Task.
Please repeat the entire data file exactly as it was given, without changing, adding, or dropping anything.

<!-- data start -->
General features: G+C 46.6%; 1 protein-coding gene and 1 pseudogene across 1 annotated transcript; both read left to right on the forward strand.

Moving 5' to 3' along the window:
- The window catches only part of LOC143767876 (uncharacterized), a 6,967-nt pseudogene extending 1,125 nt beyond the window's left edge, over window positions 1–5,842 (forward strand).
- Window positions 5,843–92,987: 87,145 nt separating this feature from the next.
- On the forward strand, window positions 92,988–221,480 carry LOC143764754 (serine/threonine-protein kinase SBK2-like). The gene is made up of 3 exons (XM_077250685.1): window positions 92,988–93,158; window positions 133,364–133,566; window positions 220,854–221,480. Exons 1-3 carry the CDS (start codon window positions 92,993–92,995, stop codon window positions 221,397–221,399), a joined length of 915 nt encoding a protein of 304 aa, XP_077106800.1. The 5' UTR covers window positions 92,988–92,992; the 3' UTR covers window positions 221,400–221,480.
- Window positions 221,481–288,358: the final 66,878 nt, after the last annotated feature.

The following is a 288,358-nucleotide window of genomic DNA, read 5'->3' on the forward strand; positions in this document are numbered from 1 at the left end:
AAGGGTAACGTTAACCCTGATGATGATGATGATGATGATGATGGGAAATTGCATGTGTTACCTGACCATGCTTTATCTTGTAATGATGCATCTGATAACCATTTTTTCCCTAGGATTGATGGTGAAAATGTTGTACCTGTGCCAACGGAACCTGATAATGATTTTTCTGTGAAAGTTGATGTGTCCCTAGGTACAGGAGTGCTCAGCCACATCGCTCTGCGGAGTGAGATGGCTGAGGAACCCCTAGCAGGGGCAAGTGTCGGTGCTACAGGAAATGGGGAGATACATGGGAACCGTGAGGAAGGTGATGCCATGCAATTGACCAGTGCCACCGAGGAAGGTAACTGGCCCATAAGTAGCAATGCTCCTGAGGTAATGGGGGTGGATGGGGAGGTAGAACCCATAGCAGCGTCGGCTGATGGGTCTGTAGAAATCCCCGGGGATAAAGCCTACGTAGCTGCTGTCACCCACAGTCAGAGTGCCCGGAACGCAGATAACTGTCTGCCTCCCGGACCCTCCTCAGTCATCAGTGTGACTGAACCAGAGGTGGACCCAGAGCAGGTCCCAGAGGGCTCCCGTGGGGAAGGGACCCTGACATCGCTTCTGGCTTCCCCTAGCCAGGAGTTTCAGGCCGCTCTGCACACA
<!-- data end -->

General features: G+C 46.6%; 1 protein-coding gene and 1 pseudogene across 1 annotated transcript; both read left to right on the forward strand.

Moving 5' to 3' along the window:
- The window catches only part of LOC143767876 (uncharacterized), a 6,967-nt pseudogene extending 1,125 nt beyond the window's left edge, over window positions 1–5,842 (forward strand).
- Window positions 5,843–92,987: 87,145 nt separating this feature from the next.
- On the forward strand, window positions 92,988–221,480 carry LOC143764754 (serine/threonine-protein kinase SBK2-like). The gene is made up of 3 exons (XM_077250685.1): window positions 92,988–93,158; window positions 133,364–133,566; window positions 220,854–221,480. Exons 1-3 carry the CDS (start codon window positions 92,993–92,995, stop codon window positions 221,397–221,399), a joined length of 915 nt encoding a protein of 304 aa, XP_077106800.1. The 5' UTR covers window positions 92,988–92,992; the 3' UTR covers window positions 221,400–221,480.
- Window positions 221,481–288,358: the final 66,878 nt, after the last annotated feature.

The following is a 288,358-nucleotide window of genomic DNA, read 5'->3' on the forward strand; positions in this document are numbered from 1 at the left end:
AAGGGTAACGTTAACCCTGATGATGATGATGATGATGATGATGGGAAATTGCATGTGTTACCTGACCATGCTTTATCTTGTAATGATGCATCTGATAACCATTTTTTCCCTAGGATTGATGGTGAAAATGTTGTACCTGTGCCAACGGAACCTGATAATGATTTTTCTGTGAAAGTTGATGTGTCCCTAGGTACAGGAGTGCTCAGCCACATCGCTCTGCGGAGTGAGATGGCTGAGGAACCCCTAGCAGGGGCAAGTGTCGGTGCTACAGGAAATGGGGAGATACATGGGAACCGTGAGGAAGGTGATGCCATGCAATTGACCAGTGCCACCGAGGAAGGTAACTGGCCCATAAGTAGCAATGCTCCTGAGGTAATGGGGGTGGATGGGGAGGTAGAACCCATAGCAGCGTCGGCTGATGGGTCTGTAGAAATCCCCGGGGATAAAGCCTACGTAGCTGCTGTCACCCACAGTCAGAGTGCCCGGAACGCAGATAACTGTCTGCCTCCCGGACCCTCCTCAGTCATCAGTGTGACTGAACCAGAGGTGGACCCAGAGCAGGTCCCAGAGGGCTCCCGTGGGGAAGGGACCCTGACATCGCTTCTGGCTTCCCCTAGCCAGGAGTTTCAGGCCGCTCTGCACACA